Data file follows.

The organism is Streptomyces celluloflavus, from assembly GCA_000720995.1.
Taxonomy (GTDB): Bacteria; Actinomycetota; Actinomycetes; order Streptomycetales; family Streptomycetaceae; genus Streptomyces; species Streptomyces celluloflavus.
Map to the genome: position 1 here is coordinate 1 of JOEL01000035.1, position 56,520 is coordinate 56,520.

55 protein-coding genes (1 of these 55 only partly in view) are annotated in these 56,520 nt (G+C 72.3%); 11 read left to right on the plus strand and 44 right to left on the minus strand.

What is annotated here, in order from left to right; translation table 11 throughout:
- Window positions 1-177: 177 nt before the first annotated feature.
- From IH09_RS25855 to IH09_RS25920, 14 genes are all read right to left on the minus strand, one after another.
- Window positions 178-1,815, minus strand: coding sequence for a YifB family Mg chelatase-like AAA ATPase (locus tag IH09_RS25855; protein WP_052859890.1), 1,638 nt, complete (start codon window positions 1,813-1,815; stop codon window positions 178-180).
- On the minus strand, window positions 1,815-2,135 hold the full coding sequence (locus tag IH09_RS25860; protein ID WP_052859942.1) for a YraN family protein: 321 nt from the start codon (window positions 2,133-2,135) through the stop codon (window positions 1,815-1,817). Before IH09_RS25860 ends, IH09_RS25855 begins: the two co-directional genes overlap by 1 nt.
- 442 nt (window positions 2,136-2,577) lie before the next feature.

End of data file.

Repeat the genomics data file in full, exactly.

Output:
The organism is Streptomyces celluloflavus, from assembly GCA_000720995.1.
Taxonomy (GTDB): Bacteria; Actinomycetota; Actinomycetes; order Streptomycetales; family Streptomycetaceae; genus Streptomyces; species Streptomyces celluloflavus.
Map to the genome: position 1 here is coordinate 1 of JOEL01000035.1, position 56,520 is coordinate 56,520.

55 protein-coding genes (1 of these 55 only partly in view) are annotated in these 56,520 nt (G+C 72.3%); 11 read left to right on the plus strand and 44 right to left on the minus strand.

What is annotated here, in order from left to right; translation table 11 throughout:
- Window positions 1-177: 177 nt before the first annotated feature.
- From IH09_RS25855 to IH09_RS25920, 14 genes are all read right to left on the minus strand, one after another.
- Window positions 178-1,815, minus strand: coding sequence for a YifB family Mg chelatase-like AAA ATPase (locus tag IH09_RS25855; protein WP_052859890.1), 1,638 nt, complete (start codon window positions 1,813-1,815; stop codon window positions 178-180).
- On the minus strand, window positions 1,815-2,135 hold the full coding sequence (locus tag IH09_RS25860; protein ID WP_052859942.1) for a YraN family protein: 321 nt from the start codon (window positions 2,133-2,135) through the stop codon (window positions 1,815-1,817). Before IH09_RS25860 ends, IH09_RS25855 begins: the two co-directional genes overlap by 1 nt.
- 442 nt (window positions 2,136-2,577) lie before the next feature.